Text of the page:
IT took Eddi Henry two years to find the perfect sofa for her airy loft in downtown Long Beach.
She envisioned a contemporary sectional that would serve as the centerpiece of her high-ceilinged, window-dominated living room. She wanted more than something to sit on. She wanted a 10-foot-long statement of her style, her passion for the environment and a reminder of vacations in tropical islands.
"A sofa has to be about you," Henry says. "Not about the showroom you bought it from."
She waded through stores in West Hollywood, nixing the frilly and ho-hum. She briefly considered having her husband, Steven, build her one. She bumped her original budget up a few thousand dollars, to $10,000. Still no luck; a big void remained in her living room.
Henry's quest is not unfamiliar. It's hard for many people to find the right couch, especially one that will dominate the most public part of a home.
Furniture experts says it's usually the most stylized seating we have, yet most of us also want it to be as comfortable and inviting as our bed. Memories of grandmother's doily-decked love seat and the hand-me-down in our first home mix with the murky mental picture of what we want today.
When couples move in together, some of the longest negotiations are over which couch stays and which one goes, regardless of its loyalty or good looks. In the end, we tend to hold on to a couch longer than most relationships. It's no wonder that when salespeople ask us what we're looking for, we answer them with a fuzzy feeling — "something that says 'home' " — rather than a specific silhouette or color. With so much emotion involved, maybe it's not a coincidence that therapists invite us to lie down on their couches.
"It's a deeply personal piece of furniture," says Reiko Gomez, a New York-based interior designer and feng shui expert who has picky clients on both coasts. "From the way it looks and feels, it's the statement you want to make about your taste and style."
Or the person you want to be. A couch, she says, tells the world if you are sophisticated or casual; the hands-off, showpiece-sofa kind; or the cushy, friends-clustered-around-watching-TV type.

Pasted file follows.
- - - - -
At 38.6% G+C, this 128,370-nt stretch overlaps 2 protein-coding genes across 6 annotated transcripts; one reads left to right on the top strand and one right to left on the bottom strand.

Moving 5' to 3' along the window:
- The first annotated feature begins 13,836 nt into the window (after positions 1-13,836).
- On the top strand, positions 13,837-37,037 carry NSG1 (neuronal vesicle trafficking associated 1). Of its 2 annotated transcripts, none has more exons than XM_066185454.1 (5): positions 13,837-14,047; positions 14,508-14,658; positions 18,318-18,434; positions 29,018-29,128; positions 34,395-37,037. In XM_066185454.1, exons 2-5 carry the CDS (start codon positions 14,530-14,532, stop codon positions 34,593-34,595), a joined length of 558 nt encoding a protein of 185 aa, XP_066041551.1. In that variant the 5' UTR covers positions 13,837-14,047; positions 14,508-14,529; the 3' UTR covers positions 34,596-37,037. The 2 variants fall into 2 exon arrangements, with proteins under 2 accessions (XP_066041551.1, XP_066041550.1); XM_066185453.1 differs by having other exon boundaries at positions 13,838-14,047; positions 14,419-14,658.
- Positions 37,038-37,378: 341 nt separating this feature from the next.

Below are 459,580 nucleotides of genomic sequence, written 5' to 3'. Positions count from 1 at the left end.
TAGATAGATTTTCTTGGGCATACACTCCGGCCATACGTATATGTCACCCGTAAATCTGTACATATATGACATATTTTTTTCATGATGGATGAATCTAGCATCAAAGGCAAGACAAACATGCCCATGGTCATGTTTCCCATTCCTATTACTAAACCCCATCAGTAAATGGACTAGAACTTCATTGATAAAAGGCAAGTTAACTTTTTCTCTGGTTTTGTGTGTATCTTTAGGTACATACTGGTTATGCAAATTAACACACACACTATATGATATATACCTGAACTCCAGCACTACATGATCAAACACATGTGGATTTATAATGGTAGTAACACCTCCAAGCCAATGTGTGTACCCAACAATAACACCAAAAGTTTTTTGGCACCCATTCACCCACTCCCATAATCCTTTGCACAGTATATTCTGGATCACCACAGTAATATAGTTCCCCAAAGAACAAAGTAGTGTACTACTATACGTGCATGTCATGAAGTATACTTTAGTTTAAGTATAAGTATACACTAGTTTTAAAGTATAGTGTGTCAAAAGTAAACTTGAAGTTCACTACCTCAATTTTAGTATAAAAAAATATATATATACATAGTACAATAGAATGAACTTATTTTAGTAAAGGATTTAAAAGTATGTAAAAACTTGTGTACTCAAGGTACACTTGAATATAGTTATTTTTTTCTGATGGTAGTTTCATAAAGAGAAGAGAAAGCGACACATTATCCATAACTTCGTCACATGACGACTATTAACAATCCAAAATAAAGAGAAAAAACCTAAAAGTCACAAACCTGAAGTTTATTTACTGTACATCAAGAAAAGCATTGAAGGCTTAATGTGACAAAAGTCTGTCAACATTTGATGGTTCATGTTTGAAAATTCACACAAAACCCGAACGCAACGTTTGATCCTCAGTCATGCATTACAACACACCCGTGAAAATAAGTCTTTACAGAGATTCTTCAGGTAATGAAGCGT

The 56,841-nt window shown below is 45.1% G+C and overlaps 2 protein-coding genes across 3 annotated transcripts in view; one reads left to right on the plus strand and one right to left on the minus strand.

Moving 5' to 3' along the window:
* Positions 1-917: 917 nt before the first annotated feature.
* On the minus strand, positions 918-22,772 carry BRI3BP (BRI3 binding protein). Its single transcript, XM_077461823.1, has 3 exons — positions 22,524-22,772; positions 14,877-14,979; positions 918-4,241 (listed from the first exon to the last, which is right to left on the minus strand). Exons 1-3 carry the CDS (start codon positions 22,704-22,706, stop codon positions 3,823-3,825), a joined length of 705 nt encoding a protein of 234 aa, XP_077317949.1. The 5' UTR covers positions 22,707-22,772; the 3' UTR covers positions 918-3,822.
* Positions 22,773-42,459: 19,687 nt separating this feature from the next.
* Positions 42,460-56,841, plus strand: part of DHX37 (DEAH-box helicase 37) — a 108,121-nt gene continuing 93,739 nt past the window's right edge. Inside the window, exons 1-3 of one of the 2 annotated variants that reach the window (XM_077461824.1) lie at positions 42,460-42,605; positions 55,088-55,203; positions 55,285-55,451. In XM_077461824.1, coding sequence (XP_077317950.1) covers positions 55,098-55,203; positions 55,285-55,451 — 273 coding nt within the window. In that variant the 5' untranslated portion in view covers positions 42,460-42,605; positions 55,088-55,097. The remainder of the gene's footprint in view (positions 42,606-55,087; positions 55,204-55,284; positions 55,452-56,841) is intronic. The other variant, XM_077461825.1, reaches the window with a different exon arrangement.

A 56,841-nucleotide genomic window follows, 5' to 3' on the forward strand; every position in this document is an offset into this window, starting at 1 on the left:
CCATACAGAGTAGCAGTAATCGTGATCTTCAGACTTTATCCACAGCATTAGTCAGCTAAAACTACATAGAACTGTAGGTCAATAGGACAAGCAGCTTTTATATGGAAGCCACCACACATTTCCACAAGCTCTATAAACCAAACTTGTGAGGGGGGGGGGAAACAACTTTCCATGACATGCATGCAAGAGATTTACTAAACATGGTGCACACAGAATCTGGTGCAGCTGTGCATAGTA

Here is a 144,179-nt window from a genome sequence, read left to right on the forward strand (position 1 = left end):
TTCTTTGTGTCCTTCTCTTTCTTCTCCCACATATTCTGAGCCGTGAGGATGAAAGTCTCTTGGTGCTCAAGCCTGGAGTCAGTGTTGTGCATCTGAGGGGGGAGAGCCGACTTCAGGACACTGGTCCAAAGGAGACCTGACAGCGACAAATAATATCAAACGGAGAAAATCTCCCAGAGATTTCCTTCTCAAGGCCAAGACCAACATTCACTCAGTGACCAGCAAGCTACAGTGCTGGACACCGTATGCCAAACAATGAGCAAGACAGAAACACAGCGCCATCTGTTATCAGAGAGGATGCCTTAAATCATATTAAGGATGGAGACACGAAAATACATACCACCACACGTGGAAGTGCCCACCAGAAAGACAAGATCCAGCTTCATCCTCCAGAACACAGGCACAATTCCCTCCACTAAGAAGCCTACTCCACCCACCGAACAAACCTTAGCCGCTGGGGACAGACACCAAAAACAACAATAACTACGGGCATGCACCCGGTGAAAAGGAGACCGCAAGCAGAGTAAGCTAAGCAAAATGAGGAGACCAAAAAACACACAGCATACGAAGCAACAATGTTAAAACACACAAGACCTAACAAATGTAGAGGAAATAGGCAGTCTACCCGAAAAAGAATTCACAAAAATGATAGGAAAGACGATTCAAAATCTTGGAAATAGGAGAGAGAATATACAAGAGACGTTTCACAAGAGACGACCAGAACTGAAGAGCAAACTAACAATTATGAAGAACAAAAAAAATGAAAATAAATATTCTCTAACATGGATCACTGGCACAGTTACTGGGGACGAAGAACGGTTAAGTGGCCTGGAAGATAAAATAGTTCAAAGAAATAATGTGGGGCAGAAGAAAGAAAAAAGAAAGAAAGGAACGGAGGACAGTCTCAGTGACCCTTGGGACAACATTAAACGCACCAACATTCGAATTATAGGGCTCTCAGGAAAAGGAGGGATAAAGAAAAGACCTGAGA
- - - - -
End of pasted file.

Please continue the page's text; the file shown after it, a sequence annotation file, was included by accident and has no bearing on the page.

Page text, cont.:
The American Home Furnishings Alliance in High Point, N.C., which tracks trends for furniture manufacturers, reports that two of the most popular couches are complete opposites: a highly structured, low-profile piece with dark wood finishes, and an extra-wide, bouncy sectional. Traditional styles, more than ever, are getting a dash of modern elements such as exposed legs rather than flirty skirts and microfiber upholstery rather than cotton.
"A sofa has many roles," Gomez says.
Even the nomenclature is telling. Designers refer to this piece of furniture as a "sofa" — defined by Webster as "an upholstered seat for more than one person." Most of us call it a "couch" — which is a piece of furniture used "to lie down, recline, as for rest" or even more interestingly, "to lie in concealment."
Some couches, of course, should be hidden away. Since 1995, Surefit, which makes slipcovers to cloak sofa sins, has sponsored the Ugly Couch Contest. Of the thousands of painfully awful entries, one stands out: a squashed-down, canoe-shaped brown-, yellow-, blue-checked.
But in the squishy world of decorating, even "ugly" can be defended. Gomez has a client who has moved into a Manhattan penthouse but is reluctant to replace the dirty, patch-worn couch he's had since college. He knows it's time to leave the dorm-room décor behind, but "it's touchy discussing the removal of the old leather sofa," Gomez says. "He's ready to tear down walls and do major construction, but he asks that we don't touch the sofa just yet."
Gomez lets out a long exhale. Later that day she planned to meet with a Los Angeles-based celebrity to go over "the couch situation."
"It can become the most time-consuming aspect of designing a whole house," she says. "Tomorrow I'm having a sofa delivered to a client and I'm crossing my fingers. It isn't the color I would have picked — to me it looks like a shriveled raisin — but it was his personal choice."
A longing for the perfect couch was the inspiration for a new home design magazine. Deborah Needleman was working at House & Garden magazine, going in and out of showrooms. Still, she couldn't find a couch to replace the 15-year-old one she had in her living room. "I kept having anxiety that I hadn't seen them all and I worried that once I committed to one, a better one would come along," she says. "It's not unlike a marriage, except you can date more prolifically than buy a couch."
She wished she had a girlfriend who knew where to shop and could guide her and make her search fun. She then realized that a magazine could be that girlfriend. Domino, fresh on the racks and packed with furnishing choices and suggestions on how to use them, is her printed version of that savvy source. She said she was able to make a sofa choice once she went into a furniture